More CIA Articles

  • CIA spied on Senate, internal review finds

    WASHINGTON (AP) — The CIA's insistence that it did not spy on its Senate overseers collapsed Thursday with the release of a stark report by the agency's internal watchdog documenting improper computer surveillance and obstructionist behavior by CIA officers. Five agency employees — two lawyers...

  • Report: CIA officers read Senate emails

    WASHINGTON (AP) — CIA officers improperly accessed Senate computers, read the emails of Senate staff, and exhibited a "lack of candor" when interviewed by agency investigators, according to a declassified CIA inspector general's report. The document, released Thursday by the CIA, is a summary...

  • State Dept: 'No American is proud' of CIA tactics

    WASHINGTON (AP) — The State Department has endorsed the broad conclusions of a harshly critical Senate report on the CIA's interrogation and detention practices after the 9/11 attacks, a report that accuses the agency of brutally treating terror suspects and misleading Congress, according to a...

  • Obama remains confident in CIA head John Brennan despite Senate spying

    President Obama remains confident in CIA Director John Brennan's leadership despite an independent investigation that concluded that the agency had overreached its authority by spying on Senate staffers.

  • New EMP fear: Missile attack over defenseless U.S. southern border, killing 90%

    A former CIA director is raising a new concern that Iran, or even North Korea, could send U.S. civilization "to a cold, dark halt" by firing a nuke over America's southern border which is largely absent of missile defenses.

  • If it's not OK to spy on senators, is it still OK to spy on citizens?

    CIA Director John Brennan admitted Thursday that agency officials acted improperly when they hacked Senate computers, according to the Associated Press.

  • Ex-CIA officers barred from reviewing report hitting them with harsh interrogation tactics

    In a stunning reversal, the administration has told some 10 former intelligence officers that they can't review a 6,000-page Senate report on controversial post-9/11 interrogation tactics is released.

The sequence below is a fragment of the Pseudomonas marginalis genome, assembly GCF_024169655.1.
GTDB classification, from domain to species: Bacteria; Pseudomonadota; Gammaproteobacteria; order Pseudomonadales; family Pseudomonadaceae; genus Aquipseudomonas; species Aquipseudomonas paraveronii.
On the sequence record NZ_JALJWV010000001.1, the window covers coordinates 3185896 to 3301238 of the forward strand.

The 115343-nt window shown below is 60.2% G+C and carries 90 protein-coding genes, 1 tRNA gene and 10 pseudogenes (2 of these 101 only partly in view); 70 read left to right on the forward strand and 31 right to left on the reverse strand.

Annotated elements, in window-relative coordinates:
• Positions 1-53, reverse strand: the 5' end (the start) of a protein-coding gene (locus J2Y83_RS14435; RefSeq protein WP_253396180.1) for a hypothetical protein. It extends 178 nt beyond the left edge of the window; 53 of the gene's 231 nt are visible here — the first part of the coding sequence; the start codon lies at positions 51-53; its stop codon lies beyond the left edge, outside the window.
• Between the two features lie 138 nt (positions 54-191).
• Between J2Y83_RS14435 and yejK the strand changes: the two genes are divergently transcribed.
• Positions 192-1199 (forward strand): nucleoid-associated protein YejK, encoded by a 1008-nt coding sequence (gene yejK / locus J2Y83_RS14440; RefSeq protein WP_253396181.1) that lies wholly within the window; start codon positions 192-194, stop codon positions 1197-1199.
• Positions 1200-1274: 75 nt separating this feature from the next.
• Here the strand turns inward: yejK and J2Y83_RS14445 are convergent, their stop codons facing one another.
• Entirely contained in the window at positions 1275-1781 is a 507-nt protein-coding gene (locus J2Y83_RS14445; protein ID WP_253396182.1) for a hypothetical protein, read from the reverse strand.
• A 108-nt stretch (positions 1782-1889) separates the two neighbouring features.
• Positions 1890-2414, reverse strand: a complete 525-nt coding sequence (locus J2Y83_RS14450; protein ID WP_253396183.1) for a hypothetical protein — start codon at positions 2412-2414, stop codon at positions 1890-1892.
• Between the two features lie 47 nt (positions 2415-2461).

• Court: Poland violated human rights in CIA case

    WARSAW, Poland (AP) — Europe's top human rights court ruled Thursday that Poland violated the rights of two terror suspects by allowing the CIA to secretly imprison them on Polish soil from 2002-2003 and facilitating the conditions under which they were subjected to torture. The ruling by the...

  • The CIA's Twitter #fail

    The CIA's venture into the social networking world is a colossal embarrassment thus far. It does, however, reveal something that Washington hoped to keep secret: that it remains fundamentally unsavvy about how to use social networking to advance policy -- rather than political -- goals.

  • Heroic Marine, nicknamed 'Lion of Fallujah,' finally honored for CIA service

    "Five wounded, one martyred," was the radio report from Iraqi coalition forces who fought alongside Marine Maj. Douglas Alexander Zembiec when he fell to small arms fire in 2007.

  • Secrecy, the no-fly list and concealed weapons

    It's a classic Orwellian nightmare: The government decides to deny you a right it extends to other people, but it won't tell you why and it won't tell you what you can do about it. You're stuck in purgatory, effectively convicted without being tried -- or even being told the charge against you.

  • Oops: Intelligence boss muffs 'rein' vs. 'reign'

    Snickers are raining down on the director of national intelligence for his confusion over the apparently devilish "rein" versus "reign."

  • A thought piece on Dick Cheney from the philosopher Michael Bay

    "Transformers: Age of Extinction" has a villain who will remind viewers of a certain vice president back in the news: Dick Cheney.

  • President Obama is giving America the John Beale style of government

    If there's one takeaway from the John Beale saga, it's that our federal bureaucracy has grown far too powerful, and there's not nearly enough oversight and transparency to keep it in check.



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